Published in European Journal of Management and Business Economics (ISSN: 2444-8494, Publication date: 3 July 2017), full paper is available in this link.
The purpose of this paper is to analyze the aftermath of business failure (BF) by addressing: how the individual progressed and developed new ventures, how individuals changed business behaviors and practices in light of a failure, and what was the effect of previous failure on the individual’s decisions to embark on subsequent ventures.
The authors resort to qualitative methods to understand the aftermath of BF from a retrospective point of a successful entrepreneur. Specifically, the authors undertook semistructured interviews to six entrepreneurs, three from the north of Europe and three from the south and use interpretative phenomenological analysis.
The authors found that previous failure impacted individuals strongly, being shaped by the individual’s experience and age, and their perception of blame for the failure. An array of moderator costs was identified, ranging from antecedents to institutions that were present in the individual’s lives. The outcomes are directly relatable to the failed experience by the individual. The authors also found that the failure had a significant effect on the individual’s career path.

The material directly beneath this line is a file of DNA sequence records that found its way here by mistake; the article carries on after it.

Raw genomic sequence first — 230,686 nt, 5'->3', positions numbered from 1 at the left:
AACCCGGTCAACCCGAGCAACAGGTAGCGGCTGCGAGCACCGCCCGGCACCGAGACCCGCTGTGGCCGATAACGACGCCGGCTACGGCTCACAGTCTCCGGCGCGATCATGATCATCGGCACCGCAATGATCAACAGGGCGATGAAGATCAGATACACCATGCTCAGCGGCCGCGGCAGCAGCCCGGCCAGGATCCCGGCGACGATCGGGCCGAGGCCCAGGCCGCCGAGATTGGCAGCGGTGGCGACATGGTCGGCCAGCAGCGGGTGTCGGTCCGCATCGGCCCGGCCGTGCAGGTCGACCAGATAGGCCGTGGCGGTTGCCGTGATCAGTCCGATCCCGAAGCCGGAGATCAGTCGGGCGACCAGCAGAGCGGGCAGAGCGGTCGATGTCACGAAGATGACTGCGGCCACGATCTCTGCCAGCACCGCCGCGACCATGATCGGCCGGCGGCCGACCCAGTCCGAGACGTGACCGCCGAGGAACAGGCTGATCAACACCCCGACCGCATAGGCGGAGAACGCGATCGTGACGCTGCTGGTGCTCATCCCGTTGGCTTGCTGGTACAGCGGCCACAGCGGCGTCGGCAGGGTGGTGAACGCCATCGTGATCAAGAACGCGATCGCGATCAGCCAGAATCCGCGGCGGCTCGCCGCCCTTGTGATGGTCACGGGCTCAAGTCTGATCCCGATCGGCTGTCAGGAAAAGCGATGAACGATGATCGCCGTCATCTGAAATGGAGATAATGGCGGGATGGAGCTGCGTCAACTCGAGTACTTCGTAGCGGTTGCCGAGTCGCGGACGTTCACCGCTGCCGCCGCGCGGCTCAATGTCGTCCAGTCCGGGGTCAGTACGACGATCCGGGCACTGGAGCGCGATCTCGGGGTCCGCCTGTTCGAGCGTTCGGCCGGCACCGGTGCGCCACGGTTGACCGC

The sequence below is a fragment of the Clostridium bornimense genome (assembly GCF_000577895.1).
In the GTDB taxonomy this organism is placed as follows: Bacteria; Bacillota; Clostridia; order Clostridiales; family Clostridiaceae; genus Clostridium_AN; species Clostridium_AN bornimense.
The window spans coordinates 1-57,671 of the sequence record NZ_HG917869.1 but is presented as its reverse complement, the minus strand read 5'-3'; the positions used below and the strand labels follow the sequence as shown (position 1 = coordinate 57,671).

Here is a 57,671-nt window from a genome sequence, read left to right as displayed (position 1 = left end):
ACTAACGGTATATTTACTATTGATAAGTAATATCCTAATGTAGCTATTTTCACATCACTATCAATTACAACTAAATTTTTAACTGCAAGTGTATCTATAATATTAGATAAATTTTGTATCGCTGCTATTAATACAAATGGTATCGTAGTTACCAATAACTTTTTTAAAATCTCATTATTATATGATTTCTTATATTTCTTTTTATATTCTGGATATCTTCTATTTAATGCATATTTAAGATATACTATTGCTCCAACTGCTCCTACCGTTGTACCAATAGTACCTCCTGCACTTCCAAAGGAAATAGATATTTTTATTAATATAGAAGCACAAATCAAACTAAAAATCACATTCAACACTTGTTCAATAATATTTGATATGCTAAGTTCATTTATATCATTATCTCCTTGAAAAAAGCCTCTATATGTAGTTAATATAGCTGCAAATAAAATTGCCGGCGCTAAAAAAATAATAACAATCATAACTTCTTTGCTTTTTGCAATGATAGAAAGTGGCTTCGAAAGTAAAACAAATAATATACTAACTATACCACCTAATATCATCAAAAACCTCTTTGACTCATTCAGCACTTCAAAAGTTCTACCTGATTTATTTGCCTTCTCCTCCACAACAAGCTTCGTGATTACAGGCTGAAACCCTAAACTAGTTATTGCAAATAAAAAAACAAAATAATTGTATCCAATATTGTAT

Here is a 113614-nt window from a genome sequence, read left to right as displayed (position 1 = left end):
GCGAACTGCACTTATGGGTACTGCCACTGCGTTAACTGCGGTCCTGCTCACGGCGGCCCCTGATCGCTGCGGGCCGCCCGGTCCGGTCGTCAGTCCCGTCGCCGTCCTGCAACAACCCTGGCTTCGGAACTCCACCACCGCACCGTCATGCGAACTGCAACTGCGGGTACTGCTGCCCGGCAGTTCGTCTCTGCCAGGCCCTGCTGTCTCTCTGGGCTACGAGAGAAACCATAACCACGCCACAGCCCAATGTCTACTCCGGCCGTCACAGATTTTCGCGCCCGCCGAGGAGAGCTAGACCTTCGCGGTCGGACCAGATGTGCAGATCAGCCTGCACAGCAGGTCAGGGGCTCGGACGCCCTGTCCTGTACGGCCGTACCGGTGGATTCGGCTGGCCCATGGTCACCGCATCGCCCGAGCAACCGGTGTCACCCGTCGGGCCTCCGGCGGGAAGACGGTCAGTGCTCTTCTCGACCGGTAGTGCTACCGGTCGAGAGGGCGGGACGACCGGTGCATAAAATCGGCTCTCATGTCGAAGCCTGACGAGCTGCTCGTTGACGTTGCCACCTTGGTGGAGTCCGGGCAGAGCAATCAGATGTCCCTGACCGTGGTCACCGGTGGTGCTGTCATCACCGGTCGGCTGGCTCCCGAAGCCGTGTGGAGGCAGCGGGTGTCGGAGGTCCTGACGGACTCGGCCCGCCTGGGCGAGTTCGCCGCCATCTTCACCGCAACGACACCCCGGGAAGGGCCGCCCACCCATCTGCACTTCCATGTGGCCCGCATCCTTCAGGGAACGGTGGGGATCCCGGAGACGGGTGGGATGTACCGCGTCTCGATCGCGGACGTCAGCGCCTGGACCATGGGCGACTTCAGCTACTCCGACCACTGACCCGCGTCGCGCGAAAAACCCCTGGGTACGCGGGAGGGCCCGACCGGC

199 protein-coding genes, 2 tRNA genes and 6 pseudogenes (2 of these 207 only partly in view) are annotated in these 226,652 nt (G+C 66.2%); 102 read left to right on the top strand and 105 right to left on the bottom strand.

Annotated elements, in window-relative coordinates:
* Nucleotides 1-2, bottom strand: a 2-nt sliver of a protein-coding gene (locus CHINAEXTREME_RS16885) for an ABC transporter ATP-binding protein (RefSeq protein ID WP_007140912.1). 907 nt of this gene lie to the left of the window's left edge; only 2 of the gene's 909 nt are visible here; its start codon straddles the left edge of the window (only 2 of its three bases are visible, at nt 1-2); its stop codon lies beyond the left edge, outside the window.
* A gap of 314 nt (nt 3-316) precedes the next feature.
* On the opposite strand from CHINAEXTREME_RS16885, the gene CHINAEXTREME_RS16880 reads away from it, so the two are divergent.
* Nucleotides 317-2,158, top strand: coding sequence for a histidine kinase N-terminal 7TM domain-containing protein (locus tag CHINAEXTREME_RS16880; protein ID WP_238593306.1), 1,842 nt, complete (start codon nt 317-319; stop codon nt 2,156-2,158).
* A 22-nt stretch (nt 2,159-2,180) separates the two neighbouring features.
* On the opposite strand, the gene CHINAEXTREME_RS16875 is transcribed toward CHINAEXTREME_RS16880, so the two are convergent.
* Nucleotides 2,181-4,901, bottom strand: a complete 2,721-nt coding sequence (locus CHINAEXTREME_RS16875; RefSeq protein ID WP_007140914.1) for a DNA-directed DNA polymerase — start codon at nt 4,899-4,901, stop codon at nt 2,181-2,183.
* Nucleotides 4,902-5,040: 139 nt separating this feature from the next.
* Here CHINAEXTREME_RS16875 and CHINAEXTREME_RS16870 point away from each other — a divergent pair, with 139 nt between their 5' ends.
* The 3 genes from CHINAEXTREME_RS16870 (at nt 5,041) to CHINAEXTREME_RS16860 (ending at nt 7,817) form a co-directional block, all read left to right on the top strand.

While predicting the failure of healthy firms or the discovery of the main determinants that lead to such an event have received increasingly more attention in the last two decades, the focus on the consequences of BF is still lagging behind. The present study fills this gap by analyzing the aftermath of BF.
Business failure, Entrepreneurship, Consequences, Interpretative phenomenological analysis, Learning from failure